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America's Cup Rialto: March 15 - A bizarre race - even for the America's Cup

by Richard Gladwell, Sail-World.com/nz 15 Mar 2021 16:50 PDT 15 March 2021
Emirates Team NZ - America's Cup - Day 5 - March 15, 2021, Course E © Richard Gladwell / Sail-World.com

There was no racing on Sunday due to light NW winds that were below the required 6.5kts minimum on Course A, which was set closer to the East Coast Bays.

The second attempt at completing Races 7 and 8 got underway on Course E, with the windward mark laid to the east of Motuihe Island in the Sergeant Channel.

A modest sized spectator fleet was anchored mostly to west and north, and in the lee of Motuihe Island

With the Defender and Challenger winning one race apiece for the first three racing days, a situation unprecedented in 150 years of America’s Cup racing, the comeback in Race 8 proved to be the most bizarre incidents in Cup history.

At the bottom of the Course E the breeze appeared to be steady in strength, but not in direction with shifts of up to 25 degrees, to open the race up for lead changes – given that there had been only one around a mark for the past 108 race legs.

The Italians entered the start box from the left hand side. Both AC75’s had an unspectacular pre-start, with Luna Rossa emerging to windward, and building a 80 metre lead soon after tacking to avoid the left boundary line and headed across to the right.

Te Rehutai was the first to tack back to the left, and with clear wind, helmsman Peter Burling adopted a fast and free sailing style, typical of skiff sailing. Although sailing at a lower wind angle, the Kiwi’s were sailing at a faster speed through the water, and looking for a favourable windshift would give them a breakthrough on Luna Rossa.

The New Zealanders trailed by 7 secs or 150 metre around Mark 1, but then hit overdrive downwind, as they gybed over towards the western edge of the course – sailing 6-7kts faster, and with a VMG (speed towards the mark) 6-8kts faster.

The race winning move came at Mark 2 when the Italians opted for a more conservative rounding to head up the left hand side of the course. The Kiwis pulled off a high risk 270 degree tack, going into the mark on starboard tack, spinning the boat through the eye of the wind to emerge on port, and splitting away from the Italians. Although many commentators had it that the left hand corner offered good pickings, on the water it looked to be coffin corner. The lead changed about quarter of the way up the second leg soon after Luna Rossa tacked to avoid the port (lefthand) boundary. Luna Rossa regained the advantage briefly as the two converged on the next cross. However in these conditions and with Burling’s sailing style, the Kiwis were posting a much better VMG speed and managed to cement their advantage as the Italians (being port tack and give way boat) were forced to tack to leeward. Burling quickly found a passing lane to windward, where he could hold a good sailing line without being affected by turbulence off the Italian’s mainsail, and took control of the race.

Always turning in a better set of performance numbers, the Kiwis led through the halfway point of the race by over 300 metres, extending to a win by 58 secs or 846 metres.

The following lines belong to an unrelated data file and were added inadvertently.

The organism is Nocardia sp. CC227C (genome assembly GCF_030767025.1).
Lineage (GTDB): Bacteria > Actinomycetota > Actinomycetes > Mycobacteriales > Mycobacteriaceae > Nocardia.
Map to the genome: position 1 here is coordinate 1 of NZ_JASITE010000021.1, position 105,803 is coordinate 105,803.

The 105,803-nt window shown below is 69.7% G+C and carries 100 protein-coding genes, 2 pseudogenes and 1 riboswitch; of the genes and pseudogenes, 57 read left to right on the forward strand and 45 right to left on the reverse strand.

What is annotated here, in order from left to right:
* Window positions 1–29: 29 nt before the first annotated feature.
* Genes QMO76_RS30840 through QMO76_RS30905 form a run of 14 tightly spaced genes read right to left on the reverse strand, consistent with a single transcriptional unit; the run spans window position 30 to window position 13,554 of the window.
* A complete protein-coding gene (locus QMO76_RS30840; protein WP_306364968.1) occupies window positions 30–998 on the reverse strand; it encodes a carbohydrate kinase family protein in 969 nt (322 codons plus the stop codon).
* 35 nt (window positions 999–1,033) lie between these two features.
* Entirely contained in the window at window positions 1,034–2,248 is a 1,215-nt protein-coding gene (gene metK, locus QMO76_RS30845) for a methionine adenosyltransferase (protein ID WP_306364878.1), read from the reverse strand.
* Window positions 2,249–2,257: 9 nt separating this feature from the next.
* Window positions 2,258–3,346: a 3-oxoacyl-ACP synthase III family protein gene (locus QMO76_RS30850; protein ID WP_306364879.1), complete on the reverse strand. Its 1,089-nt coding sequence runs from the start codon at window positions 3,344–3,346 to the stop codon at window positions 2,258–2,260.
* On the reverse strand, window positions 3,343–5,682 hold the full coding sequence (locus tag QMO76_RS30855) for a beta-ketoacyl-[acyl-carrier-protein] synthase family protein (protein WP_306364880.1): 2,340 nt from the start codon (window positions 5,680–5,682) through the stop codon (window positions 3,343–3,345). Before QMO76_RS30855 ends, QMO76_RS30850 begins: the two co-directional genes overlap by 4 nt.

The big win was a result of the Kiwis much better VMG – hitting over 30kts VMG, while Luna Rossa was on a more normal figure of 21kts. The course axis was not aligned to the wind – being about 15 degrees to the right of the true wind, and both AC75’s were able to sail straight down the final leg with just one short gybe at the end to make the finish line.

The leaderboard had the Kiwis move up with four wins to the Italians three in the best of 13 race series.

Race 8

The course was shifted 26 degrees to the left from the previous race and the breeze flicked either side, indicating that it was becoming more unstable.

After a low-key pre-start, the Kiwis were technically the first to away by a margin of just a couple of metres. They broke back to the right, after getting drawn into Luna Rossa, who kept heading into the left in what was probably the most extreme split to date of the regatta.

Although Peter Burling was producing his magic performance numbers again, he couldn’t shake the Italian lead. Soon after rounding Mark 1, Emirates Team New Zealand came off their foils when they gybed and the breeze dropped to 7kts.

Luna Rossa sailed away at speeds of up to 35kts, while the Kiwis languished, unable to get to foiling speed and unable to make progress to the next mark, dropping back to be over 2000metres behind Luna Rossa.

Emirates Team NZ got a puff of 8kts from NNW and managed to get on her feet, and heading to Mark 2 at 37kts, or over four times windspeed.

Meanwhile , the area around and just on the course at Mark 3, glassed out indicating no wind. Luna Rossa dropped off her foils trying to round the windward mark for the second time, and couldn’t lift off.

Meanwhile, the Kiwis continued foiling way, pulling Luna Rossa’s 2,000 metre lead back, and eventually over taking the hapless Italians, who were still off their foils and only able to sail at displacement speed.

Emirates Team New Zealand went to win the race, by a 2000 metres and the biggest time margin so far in the Match

Ashore everyone seemed very accepting of the situation, interview comments will be added when time permits.

Check out the latest odds offered by the TAB with the gap being closed between the Italians and Kiwis, but still with the Italians on a very good price - click here

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